DEAR DR. DONOHUE: Are there any symptoms of liver cirrhosis? – C.J.

DEAR DR. DONOHUE: Please furnish information on cirrhosis: causes and symptoms. Is it curable? If not, how can it be treated? – D.T.

ANSWER: A cirrhotic liver is scarred and lumpy. The scars replace dead liver cells. The lumps are islands of new but ineffective liver cells that are put down in a haphazard fashion.

Some of the conditions that lead to cirrhosis are constant, immoderate use of alcohol, liver infections like hepatitis, and inherited liver diseases such as untreated hemochromatosis. An immune attack on the liver and the bile ducts also produces cirrhosis.

When there is extensive scarring and when the liver is no longer able to perform its many essential functions, then symptoms arise. The liver makes proteins; a protein deficit leads to fluid retention in the abdomen. A grossly distended stomach is a sign of cirrhosis. Muscle wasting is another consequence of inadequate protein. The liver produces clotting factors; a scarcity of those factors leads to bruising and bleeding.

The liver detoxifies drugs and waste products. One waste product of daily metabolism is bilirubin, which comes from worn-out red blood cells. It’s a pigment, and when its blood level rises, the skin and whites of the eyes turn yellow. In addition, palms can turn beet red. Males might experience breast enlargement. The large salivary glands in the cheeks often swell.

Cirrhosis is not curable. However, there are degrees of it. If some of the liver still functions, then matters are not so critical. If the entire liver is affected, the full-blown picture develops. Medicines can ease some of the symptoms. Diuretics, for example, can get rid of much of the abdominal fluid. The ultimate treatment for a nonfunctioning, cirrhotic liver is liver transplantation.

DEAR DR. DONOHUE: My husband has bleeding from the rectum about three times a month. It is bright red and just runs out of him with no warning. He had a colonoscopy about a year ago and had two polyps removed. The bleeding has been going on for about five years. It is more frequent now than it used to be. What can be causing this? – I.H.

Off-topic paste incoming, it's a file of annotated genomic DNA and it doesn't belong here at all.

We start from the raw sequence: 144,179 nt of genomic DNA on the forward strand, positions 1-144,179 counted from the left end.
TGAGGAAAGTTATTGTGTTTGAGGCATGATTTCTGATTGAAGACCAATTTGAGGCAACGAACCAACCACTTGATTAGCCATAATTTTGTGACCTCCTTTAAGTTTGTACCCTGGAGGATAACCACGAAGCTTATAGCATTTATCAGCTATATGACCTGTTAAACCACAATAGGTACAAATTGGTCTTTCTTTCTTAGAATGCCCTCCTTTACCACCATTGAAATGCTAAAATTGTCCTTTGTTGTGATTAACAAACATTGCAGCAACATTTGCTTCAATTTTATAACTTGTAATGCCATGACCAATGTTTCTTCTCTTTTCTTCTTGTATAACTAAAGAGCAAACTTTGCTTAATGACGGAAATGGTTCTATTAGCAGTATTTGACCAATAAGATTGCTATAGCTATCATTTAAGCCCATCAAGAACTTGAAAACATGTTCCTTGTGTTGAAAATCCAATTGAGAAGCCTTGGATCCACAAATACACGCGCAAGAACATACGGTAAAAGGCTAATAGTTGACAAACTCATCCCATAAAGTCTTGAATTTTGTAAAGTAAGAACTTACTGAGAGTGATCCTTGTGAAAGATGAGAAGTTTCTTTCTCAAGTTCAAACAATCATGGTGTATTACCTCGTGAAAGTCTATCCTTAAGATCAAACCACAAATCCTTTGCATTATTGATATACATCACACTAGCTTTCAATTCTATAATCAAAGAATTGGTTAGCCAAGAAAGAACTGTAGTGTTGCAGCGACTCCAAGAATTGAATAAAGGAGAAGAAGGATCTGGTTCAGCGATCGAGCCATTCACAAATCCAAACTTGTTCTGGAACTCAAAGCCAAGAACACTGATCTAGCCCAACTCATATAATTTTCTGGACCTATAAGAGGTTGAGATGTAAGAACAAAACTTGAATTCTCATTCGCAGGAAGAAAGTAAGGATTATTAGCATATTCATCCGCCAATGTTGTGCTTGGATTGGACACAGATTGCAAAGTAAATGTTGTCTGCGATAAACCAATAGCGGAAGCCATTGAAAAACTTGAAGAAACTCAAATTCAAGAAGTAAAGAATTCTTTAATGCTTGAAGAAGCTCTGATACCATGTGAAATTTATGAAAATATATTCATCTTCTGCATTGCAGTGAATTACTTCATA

ANSWER: Bright-red rectal bleeding indicates that blood is coming from a place in the terminal part of the colon, the rectum or the anus. Hemorrhoids are the first suspects. Rectal fissures – tears in the rectal lining – are another possible cause. Diverticula of the colon, which are grapelike protrusions from the colon wall, can also be the source of red rectal bleeding.

Everyone’s thoughts turn to cancer. Cancer can cause such bleeding. Your husband has been dealing with this for five years, and that makes cancer less likely. Furthermore, he had a colonoscopy only one year ago, and no cancer was found.

All the same, the cause has to be found, even if it requires an exhaustive search. A scope exam of the anus, rectum and colon should be repeated. He might need special kinds of X-rays to find the bleeding source. If for no other reason, your husband could lose so much blood that he becomes anemic.

DEAR DR. DONOHUE: I am a 70-year-old man in good health but in desperate need of your advice. I don’t know what to do.

What would cause blood in the seminal fluid? I have never experienced anything so scary in all my life as when I saw it. I have never heard of such a thing. – B.B.

ANSWER: Blood in seminal fluid is not a rarity. It freaks out every man it happens to. The blood can be red or brown. Brown blood occurs when the bleeding happens some time before ejaculation. It’s almost never a sign of any serious condition. The blood comes from tiny blood vessels in the genital tract that have spontaneously broken.

Report this to your doctor, who can, with a few simple office tests, reassure you that you have no cause to worry.

Dr. Donohue regrets that he is unable to answer individual letters, but he will incorporate them in his column whenever possible. Readers may write him or request an order form of available health newsletters at P.O. Box 536475, Orlando, FL 32853-6475. Readers may also order health newsletters from www.rbmamall.com


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